Desdamona is one of the founders of B Girl Be, the first international festival celebrating women in hip hop. She was a featured performer at the We B*Girlz Festival in Berlin, Germany (2008), the SheRock Festival (2008), and at the Minnesota Music Awards ceremony. She was also featured on the SummerJam Tour (2007) with legendary, Grammy Award-winning artists Sly & Robbie. With beatbox partner Carnage (as Ill Chemistry) they headlined The 2nd Nature Tour (2008).

Reggie Harris is a poet, father, grandfather, and cultural worker who has performed throughout the Twin Cities and across the country. He is the program director of In the Belly, a collective of artists and activists that conducts critical intersiciplinary workshops within prisons, homeless shelters, domestic violence programs, alternative school and chemical dependency treatment agencies. In interdisciplinary workshops designed to promote positive notions of self, community, and social justice, the artists use poetry to address themes like identity, power, manhood, fatherhood, American dreams and the value of a woman. Harris is also cofounder of Transitions, a nonprofit organization that provides support services to marginalized populations.

Tish Jones: The founder, executive, and artistic director of a developing non-profit arts organization, TruArtSpeaks, Tish Jones teaches performance art and creative writing in schools throughout the Twin Cities area as well as in prisons and other facilities with youth programming. She is a spoken word artist, activist, educator, and organizer from St. Paul, MN.

A recipient of the Minnesota Verve Grant for spoken word artists, Jones was also the 2009 Minnesota Urban Griot Female Spoken Word Artist of the Year. Well known for her role in community partnerships throughout the Twin Cities, Jones collaborated with filmmaker Rachel Raimist in 2009 on “State of the Cities”- a spoken word film project partially funded by the Minnesota State Arts Board.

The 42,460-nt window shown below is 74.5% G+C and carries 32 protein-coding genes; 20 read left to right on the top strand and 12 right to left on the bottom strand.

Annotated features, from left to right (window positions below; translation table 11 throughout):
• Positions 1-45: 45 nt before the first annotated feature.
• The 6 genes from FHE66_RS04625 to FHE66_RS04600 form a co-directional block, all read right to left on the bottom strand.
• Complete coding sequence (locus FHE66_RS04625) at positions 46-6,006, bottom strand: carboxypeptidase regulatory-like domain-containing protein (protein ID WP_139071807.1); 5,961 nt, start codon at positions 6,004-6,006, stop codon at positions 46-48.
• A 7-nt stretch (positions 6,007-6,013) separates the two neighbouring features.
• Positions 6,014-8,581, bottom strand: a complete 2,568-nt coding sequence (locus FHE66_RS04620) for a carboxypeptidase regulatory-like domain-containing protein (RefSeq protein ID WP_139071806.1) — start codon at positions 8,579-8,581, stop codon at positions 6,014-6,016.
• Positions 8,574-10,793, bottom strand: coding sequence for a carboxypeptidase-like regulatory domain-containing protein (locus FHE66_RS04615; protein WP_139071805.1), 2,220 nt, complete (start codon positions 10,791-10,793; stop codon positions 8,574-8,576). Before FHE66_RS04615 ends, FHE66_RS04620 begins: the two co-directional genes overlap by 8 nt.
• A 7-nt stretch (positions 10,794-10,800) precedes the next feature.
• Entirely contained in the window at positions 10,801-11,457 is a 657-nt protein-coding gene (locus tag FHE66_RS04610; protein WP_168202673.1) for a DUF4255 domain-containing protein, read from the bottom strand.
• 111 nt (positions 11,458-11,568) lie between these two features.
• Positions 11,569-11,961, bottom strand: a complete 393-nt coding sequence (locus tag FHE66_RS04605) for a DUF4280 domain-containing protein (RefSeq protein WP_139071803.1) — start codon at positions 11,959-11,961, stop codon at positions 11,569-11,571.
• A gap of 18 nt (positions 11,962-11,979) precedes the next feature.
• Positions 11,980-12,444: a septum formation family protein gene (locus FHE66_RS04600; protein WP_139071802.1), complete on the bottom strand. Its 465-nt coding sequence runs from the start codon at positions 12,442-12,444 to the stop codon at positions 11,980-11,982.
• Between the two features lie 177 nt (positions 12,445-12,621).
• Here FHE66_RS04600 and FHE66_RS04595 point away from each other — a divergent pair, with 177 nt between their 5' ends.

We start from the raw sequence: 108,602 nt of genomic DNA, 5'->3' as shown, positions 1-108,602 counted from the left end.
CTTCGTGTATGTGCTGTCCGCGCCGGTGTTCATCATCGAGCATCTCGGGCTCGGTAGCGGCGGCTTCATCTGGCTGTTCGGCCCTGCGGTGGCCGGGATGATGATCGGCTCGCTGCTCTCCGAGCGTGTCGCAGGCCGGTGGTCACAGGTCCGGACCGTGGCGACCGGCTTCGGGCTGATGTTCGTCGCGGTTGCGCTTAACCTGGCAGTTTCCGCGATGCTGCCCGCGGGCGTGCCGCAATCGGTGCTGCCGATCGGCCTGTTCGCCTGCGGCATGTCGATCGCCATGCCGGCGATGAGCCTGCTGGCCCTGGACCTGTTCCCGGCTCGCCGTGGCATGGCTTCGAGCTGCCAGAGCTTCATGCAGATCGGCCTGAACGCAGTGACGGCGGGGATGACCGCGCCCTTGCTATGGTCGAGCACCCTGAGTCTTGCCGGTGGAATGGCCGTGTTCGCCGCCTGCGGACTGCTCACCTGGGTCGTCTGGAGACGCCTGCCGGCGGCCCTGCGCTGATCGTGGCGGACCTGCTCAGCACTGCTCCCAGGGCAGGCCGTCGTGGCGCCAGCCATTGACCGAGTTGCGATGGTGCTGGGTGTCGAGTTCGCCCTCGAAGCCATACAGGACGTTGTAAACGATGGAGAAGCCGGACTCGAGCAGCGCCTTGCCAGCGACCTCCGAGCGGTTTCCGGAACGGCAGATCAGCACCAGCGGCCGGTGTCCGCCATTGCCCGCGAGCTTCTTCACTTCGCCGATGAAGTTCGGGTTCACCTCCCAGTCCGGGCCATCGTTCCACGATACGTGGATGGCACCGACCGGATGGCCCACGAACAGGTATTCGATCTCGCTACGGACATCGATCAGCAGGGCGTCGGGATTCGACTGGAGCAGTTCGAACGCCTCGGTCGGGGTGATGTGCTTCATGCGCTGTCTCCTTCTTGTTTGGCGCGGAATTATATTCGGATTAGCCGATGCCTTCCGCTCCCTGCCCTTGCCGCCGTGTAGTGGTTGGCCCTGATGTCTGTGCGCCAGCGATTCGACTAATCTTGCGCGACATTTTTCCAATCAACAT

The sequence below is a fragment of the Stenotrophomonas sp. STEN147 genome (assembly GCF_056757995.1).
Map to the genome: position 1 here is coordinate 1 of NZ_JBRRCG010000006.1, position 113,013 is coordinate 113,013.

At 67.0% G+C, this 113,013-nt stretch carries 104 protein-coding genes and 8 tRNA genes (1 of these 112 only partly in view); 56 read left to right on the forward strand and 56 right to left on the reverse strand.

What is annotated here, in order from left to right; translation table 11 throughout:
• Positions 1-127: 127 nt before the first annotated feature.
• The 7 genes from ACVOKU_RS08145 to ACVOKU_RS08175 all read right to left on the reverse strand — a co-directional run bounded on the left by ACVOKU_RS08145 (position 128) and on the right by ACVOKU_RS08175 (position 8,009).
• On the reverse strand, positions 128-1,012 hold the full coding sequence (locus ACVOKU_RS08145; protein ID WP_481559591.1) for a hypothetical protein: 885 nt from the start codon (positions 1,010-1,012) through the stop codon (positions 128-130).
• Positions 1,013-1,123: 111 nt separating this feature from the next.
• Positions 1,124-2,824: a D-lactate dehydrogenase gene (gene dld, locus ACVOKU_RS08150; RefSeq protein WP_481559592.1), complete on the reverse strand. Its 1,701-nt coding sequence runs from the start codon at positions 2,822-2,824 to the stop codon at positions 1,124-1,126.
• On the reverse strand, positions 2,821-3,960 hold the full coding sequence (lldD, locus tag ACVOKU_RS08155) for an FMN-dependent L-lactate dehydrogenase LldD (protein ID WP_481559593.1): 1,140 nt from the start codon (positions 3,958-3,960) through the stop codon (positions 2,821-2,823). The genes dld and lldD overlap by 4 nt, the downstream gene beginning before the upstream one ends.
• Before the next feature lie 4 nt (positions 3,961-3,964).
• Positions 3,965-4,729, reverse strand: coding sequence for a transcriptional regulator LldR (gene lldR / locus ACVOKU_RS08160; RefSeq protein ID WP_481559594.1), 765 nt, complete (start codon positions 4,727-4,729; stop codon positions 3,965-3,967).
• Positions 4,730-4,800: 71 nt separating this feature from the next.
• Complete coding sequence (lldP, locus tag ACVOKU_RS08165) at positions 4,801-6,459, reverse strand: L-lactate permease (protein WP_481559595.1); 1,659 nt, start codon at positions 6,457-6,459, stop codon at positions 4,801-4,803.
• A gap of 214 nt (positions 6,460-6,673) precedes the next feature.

She has organized and produced many creative events throughout the Twin Cities and was recognized for her work by local publications, City Pages where she was named “Artists of The Year” and by the Star Tribune as an “Artist on the Verge” in 2007. Jones has performed on many stages, locally and nationally, as both an independent artist and as a member of the 2006 Minnesota Slam Team.

Ibé was born in Kankan, Guinea and grew up moving between Koindu, Sierra Leone; Evanston, IL; and St. Cloud, MN. He now lives in what he calls “The Middle of the Atlantic” with a mailing address in Minneapolis, MN. Ibé is the publisher of AtlanticRock.com, a web site designed to showcase and teach the world about Africans in America. He is the winner of the 2010 Midwestern Voices Award, and was a 2009 Urban Griots’ Cultural Award recipient. A member of the Minnesota Spoken Word Association, he received the 2005 Jerome/SASE Verve Grant for spoken word, and in 2004 was nominated for the Minnesota Music Award for Best Spoken Word Artist. Ibé is a writer, but in the tradition of ancient Mandin griots, uses spoken word to get his message across. He is the author of Bridge Across Atlantic, a collection of poems about life between Africa and America.